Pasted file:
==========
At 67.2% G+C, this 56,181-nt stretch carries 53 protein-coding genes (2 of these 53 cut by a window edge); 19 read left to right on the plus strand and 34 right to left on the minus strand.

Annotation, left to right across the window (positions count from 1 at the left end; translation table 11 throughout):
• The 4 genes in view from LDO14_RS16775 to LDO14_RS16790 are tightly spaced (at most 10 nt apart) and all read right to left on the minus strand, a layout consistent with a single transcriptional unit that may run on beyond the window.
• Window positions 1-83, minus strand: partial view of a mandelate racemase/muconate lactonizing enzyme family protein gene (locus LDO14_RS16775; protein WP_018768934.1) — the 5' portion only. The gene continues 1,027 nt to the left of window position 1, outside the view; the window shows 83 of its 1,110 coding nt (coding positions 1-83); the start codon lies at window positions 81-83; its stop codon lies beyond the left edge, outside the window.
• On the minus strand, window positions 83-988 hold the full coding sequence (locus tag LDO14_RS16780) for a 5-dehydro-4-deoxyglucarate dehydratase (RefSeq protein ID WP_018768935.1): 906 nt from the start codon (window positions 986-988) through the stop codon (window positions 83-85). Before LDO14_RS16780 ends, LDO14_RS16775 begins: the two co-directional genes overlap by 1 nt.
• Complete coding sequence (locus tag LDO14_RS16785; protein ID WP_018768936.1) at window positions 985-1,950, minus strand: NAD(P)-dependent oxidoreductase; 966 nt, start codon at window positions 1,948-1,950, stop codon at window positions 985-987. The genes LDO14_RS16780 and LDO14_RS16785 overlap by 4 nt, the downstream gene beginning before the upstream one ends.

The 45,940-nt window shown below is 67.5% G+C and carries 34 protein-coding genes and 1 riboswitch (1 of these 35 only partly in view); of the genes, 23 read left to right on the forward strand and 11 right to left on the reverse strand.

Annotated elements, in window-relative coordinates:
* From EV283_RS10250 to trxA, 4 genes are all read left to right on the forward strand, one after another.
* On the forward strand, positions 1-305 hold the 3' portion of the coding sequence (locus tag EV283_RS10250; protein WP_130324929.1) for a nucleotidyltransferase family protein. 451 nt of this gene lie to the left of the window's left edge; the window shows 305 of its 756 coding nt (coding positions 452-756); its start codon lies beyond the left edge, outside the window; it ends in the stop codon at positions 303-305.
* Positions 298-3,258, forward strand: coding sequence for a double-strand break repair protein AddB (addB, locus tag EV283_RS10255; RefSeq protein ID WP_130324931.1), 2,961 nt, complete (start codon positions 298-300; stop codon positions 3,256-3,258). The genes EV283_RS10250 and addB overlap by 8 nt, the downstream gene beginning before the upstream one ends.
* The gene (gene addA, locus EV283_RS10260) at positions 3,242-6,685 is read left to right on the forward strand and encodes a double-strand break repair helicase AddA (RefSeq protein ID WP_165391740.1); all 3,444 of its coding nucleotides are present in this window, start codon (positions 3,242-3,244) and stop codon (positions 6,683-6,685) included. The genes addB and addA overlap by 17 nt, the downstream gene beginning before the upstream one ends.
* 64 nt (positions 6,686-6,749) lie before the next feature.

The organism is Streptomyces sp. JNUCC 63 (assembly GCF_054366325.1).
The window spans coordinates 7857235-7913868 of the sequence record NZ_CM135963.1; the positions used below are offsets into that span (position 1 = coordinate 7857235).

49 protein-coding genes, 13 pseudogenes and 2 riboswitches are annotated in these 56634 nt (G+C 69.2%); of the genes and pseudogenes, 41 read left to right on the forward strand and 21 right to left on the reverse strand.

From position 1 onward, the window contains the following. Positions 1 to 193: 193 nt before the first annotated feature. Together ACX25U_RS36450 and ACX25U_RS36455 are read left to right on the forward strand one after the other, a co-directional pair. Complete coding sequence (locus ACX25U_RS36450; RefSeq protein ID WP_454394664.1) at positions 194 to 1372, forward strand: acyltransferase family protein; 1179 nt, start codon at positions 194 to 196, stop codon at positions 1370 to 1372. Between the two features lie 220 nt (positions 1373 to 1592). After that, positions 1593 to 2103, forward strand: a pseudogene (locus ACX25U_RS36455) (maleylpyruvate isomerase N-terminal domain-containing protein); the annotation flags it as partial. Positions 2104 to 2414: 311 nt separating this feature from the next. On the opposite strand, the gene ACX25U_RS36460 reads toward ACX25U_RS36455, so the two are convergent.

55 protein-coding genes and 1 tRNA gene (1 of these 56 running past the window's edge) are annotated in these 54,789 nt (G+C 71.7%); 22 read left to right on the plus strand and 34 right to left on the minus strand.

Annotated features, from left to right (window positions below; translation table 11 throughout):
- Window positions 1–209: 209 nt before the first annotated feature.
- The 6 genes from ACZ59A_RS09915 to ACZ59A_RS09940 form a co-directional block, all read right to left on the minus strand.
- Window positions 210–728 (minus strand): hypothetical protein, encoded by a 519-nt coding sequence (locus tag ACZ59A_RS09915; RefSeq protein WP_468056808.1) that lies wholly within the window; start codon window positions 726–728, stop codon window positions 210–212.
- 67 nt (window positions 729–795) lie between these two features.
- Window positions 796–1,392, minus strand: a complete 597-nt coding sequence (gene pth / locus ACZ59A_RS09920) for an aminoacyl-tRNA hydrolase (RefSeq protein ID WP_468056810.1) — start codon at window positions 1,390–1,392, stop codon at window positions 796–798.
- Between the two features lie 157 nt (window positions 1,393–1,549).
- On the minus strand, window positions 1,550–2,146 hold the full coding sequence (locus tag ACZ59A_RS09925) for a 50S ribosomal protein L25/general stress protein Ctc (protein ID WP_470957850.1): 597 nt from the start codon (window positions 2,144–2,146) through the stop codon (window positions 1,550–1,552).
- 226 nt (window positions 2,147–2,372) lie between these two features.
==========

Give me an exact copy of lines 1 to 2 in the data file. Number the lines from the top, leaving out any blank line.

At 67.2% G+C, this 56,181-nt stretch carries 53 protein-coding genes (2 of these 53 cut by a window edge); 19 read left to right on the plus strand and 34 right to left on the minus strand.

Annotation, left to right across the window (positions count from 1 at the left end; translation table 11 throughout):